Li Q.,Kunming Medical University |
Li Q.,Yunnan Institute of Experimental Diagnosis |
Wu C.,Kunming Medical University |
Wu C.,Yunnan Institute of Experimental Diagnosis |
And 9 more authors.
Clinical Laboratory | Year: 2015
Background: Long noncoding RNAs (IncRNAs) play an important role in various biological processes involved the development and progression of lung cancer. However, their expression signature in Xuanwei lung cancer (XWLC) remains unknown. Methods: High throughput microarray assay was performed to detect IncRNA and niRNA expression profiles in five paired human XWLC and adjacent normal tissues. Bioinformatic analyses (gene ontology, pathway, and network analysis) were applied for further study of these differentially expressed mRNAs. An additional 33 paired XWLC samples were collected to verify the expression levels of 6 candidate IncRNAs using quantitative reverse transcription-polymerase chain reaction (qRT-PCR). Results: Using abundant and varied probes, about 37,000 IncRNAs and 34,000 mRNAs were assessed in our microarray. 1,484 IncRNAs and 1,997 mRNAs were differentially expressed in XWLC and adjacent normal samples (fold change ≥ 2.0). Using qRT-PCR validation, six candidate IncRNAs were differentially expressed in XWLC and adjacent normal tissues. The qRT-PCR results were consistent with the microarray data. Among these, FENDRR and SGOL1-AS1 were the most aberrantly expressed IncRNAs. Conclusions: This study firstly ascertained the expression profile of IncRNAs in XWLC by microarray. The results revealed that many IncRNAs were differentially expressed in XWLC and adjacent normal tissues. Further investigation of the differentially expressed IncRNAs may serve as new biomarkers for diagnosis of XWLC or novel therapeutic targets.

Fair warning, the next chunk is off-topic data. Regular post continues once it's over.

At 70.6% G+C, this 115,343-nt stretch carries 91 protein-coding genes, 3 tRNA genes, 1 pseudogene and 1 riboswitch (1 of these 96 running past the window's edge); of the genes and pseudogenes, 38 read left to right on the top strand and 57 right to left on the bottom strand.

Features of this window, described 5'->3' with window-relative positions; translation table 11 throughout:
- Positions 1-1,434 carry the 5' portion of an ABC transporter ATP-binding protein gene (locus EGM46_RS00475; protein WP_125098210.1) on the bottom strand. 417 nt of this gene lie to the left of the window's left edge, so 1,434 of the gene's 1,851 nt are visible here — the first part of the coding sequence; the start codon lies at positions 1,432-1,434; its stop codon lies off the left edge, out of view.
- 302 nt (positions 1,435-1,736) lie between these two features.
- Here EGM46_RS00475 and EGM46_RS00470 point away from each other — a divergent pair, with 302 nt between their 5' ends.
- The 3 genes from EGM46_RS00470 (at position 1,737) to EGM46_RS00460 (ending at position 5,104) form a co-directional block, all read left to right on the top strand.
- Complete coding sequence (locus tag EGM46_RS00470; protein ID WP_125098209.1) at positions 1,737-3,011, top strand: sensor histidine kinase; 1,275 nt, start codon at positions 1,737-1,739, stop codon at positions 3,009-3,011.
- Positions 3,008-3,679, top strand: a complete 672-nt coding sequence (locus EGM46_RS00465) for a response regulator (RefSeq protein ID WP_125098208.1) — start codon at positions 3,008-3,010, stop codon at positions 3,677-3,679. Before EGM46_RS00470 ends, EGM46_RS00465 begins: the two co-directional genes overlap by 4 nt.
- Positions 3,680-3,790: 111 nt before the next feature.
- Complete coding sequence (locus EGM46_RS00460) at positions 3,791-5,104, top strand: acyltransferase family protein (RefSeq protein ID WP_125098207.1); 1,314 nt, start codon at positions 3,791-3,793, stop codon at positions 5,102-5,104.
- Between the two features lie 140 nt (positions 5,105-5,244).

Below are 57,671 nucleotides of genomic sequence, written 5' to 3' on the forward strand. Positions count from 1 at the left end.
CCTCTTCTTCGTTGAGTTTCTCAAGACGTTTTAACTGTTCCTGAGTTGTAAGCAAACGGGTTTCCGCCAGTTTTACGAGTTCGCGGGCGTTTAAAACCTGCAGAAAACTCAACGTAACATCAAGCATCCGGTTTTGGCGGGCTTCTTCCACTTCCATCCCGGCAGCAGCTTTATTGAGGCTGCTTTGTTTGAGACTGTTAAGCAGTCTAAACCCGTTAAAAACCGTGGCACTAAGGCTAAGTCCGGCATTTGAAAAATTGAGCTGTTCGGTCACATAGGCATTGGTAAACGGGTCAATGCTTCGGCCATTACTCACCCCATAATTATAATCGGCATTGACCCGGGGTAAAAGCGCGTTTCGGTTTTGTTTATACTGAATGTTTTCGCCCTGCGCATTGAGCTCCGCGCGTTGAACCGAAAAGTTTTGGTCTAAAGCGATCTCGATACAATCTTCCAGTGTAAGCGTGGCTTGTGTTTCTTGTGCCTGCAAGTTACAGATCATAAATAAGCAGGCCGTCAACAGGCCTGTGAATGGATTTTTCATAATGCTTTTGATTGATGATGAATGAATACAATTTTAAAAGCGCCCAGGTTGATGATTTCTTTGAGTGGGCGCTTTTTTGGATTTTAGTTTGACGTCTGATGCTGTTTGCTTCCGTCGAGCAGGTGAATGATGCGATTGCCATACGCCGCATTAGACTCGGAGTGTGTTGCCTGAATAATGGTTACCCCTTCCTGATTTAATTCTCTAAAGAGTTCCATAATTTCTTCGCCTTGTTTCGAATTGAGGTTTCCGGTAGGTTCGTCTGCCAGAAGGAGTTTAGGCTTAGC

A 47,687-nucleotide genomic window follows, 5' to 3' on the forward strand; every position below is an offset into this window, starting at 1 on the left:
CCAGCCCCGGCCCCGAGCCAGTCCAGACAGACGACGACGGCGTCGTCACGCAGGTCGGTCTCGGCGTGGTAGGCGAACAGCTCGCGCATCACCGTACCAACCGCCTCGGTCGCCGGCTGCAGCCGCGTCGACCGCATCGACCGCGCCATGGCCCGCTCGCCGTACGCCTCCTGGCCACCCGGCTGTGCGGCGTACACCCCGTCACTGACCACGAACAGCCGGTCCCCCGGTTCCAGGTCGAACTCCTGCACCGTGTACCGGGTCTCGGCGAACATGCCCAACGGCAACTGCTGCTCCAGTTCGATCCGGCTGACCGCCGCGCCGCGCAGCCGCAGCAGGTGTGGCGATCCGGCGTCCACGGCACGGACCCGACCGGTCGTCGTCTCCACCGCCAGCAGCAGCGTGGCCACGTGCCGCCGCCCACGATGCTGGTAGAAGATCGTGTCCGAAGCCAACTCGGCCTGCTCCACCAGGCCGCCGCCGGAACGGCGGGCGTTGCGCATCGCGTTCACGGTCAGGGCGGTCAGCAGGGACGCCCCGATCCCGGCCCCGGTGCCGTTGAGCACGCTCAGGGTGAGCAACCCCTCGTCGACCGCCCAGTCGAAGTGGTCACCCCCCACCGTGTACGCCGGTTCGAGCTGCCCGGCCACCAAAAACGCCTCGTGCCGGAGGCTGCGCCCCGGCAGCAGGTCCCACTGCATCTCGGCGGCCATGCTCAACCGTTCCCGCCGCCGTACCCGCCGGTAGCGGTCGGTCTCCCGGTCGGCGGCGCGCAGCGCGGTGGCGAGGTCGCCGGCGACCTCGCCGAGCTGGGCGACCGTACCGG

Zhang Y.,Kunming Medical University |
Zhang Y.,Yunnan Institute of Experimental Diagnosis |
Xue Q.,Kunming Medical University |
Xue Q.,Yunnan Institute of Experimental Diagnosis |
And 13 more authors.
Chinese Journal of Medical Genetics | Year: 2015
Objective To analyze genomic copy number variations (CNVs) in two sisters with primary amenorrhea and hyperandrogenism. Methods G-banding was performed for karyotype analysis. The whole genome of the two sisters were scanned and analyzed by array-based comparative genomic hybridization (array-CGH). The results were confirmed with real-time quantitative PCR (RT-qPCR). Results No abnormality was found by conventional G-banded chromosome analysis. Array-CGH has identified 11 identical CNVs from the sisters which, however, overlapped with CNVs reported by the Database of Genomic Variants (http://projects.tcag.ca/variation/). Therefore, they are likely to be benign. In addition, a - 8.44 Mb 9p11.1-p13.1 duplication (38 561 587-47 002 387 bp, hgl8) and a - 80.9 kb 4q13.2 deletion (70 183 990-70 264 889 bp, hgl8) were also detected in the elder and younger sister, respectively. The relationship between such CNVs and primary amenorrhea and hyperandrogenism was however uncertain. RT-qPCR results were in accordance with array-CGH. Conclusion Two CNVs were detected in two sisters by array-CGH, for which further studies are needed to clarify their correlation with primary amenorrhea and hyperandrogenism.